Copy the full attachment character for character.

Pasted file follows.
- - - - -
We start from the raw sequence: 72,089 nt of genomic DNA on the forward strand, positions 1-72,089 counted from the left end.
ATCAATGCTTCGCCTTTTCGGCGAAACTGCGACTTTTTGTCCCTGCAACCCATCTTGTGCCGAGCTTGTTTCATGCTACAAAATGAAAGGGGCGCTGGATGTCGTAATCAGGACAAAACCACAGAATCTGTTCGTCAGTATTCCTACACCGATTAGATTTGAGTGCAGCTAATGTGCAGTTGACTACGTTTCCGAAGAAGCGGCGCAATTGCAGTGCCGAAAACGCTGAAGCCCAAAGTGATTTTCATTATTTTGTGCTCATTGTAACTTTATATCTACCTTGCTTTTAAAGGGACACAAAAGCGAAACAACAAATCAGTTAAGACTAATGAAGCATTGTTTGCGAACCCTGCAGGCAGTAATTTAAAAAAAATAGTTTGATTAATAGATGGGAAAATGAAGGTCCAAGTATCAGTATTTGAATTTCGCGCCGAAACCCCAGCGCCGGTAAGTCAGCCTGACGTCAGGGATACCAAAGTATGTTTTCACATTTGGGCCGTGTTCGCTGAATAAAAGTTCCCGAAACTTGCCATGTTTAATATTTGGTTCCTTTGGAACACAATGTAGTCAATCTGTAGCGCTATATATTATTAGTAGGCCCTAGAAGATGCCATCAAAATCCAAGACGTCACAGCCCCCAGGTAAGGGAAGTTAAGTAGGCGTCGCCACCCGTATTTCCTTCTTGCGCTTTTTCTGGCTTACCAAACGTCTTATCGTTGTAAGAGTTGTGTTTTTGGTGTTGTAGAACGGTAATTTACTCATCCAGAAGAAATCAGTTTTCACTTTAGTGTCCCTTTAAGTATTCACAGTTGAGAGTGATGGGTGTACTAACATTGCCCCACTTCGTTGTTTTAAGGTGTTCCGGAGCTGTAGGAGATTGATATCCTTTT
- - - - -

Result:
We start from the raw sequence: 72,089 nt of genomic DNA on the forward strand, positions 1-72,089 counted from the left end.
ATCAATGCTTCGCCTTTTCGGCGAAACTGCGACTTTTTGTCCCTGCAACCCATCTTGTGCCGAGCTTGTTTCATGCTACAAAATGAAAGGGGCGCTGGATGTCGTAATCAGGACAAAACCACAGAATCTGTTCGTCAGTATTCCTACACCGATTAGATTTGAGTGCAGCTAATGTGCAGTTGACTACGTTTCCGAAGAAGCGGCGCAATTGCAGTGCCGAAAACGCTGAAGCCCAAAGTGATTTTCATTATTTTGTGCTCATTGTAACTTTATATCTACCTTGCTTTTAAAGGGACACAAAAGCGAAACAACAAATCAGTTAAGACTAATGAAGCATTGTTTGCGAACCCTGCAGGCAGTAATTTAAAAAAAATAGTTTGATTAATAGATGGGAAAATGAAGGTCCAAGTATCAGTATTTGAATTTCGCGCCGAAACCCCAGCGCCGGTAAGTCAGCCTGACGTCAGGGATACCAAAGTATGTTTTCACATTTGGGCCGTGTTCGCTGAATAAAAGTTCCCGAAACTTGCCATGTTTAATATTTGGTTCCTTTGGAACACAATGTAGTCAATCTGTAGCGCTATATATTATTAGTAGGCCCTAGAAGATGCCATCAAAATCCAAGACGTCACAGCCCCCAGGTAAGGGAAGTTAAGTAGGCGTCGCCACCCGTATTTCCTTCTTGCGCTTTTTCTGGCTTACCAAACGTCTTATCGTTGTAAGAGTTGTGTTTTTGGTGTTGTAGAACGGTAATTTACTCATCCAGAAGAAATCAGTTTTCACTTTAGTGTCCCTTTAAGTATTCACAGTTGAGAGTGATGGGTGTACTAACATTGCCCCACTTCGTTGTTTTAAGGTGTTCCGGAGCTGTAGGAGATTGATATCCTTTT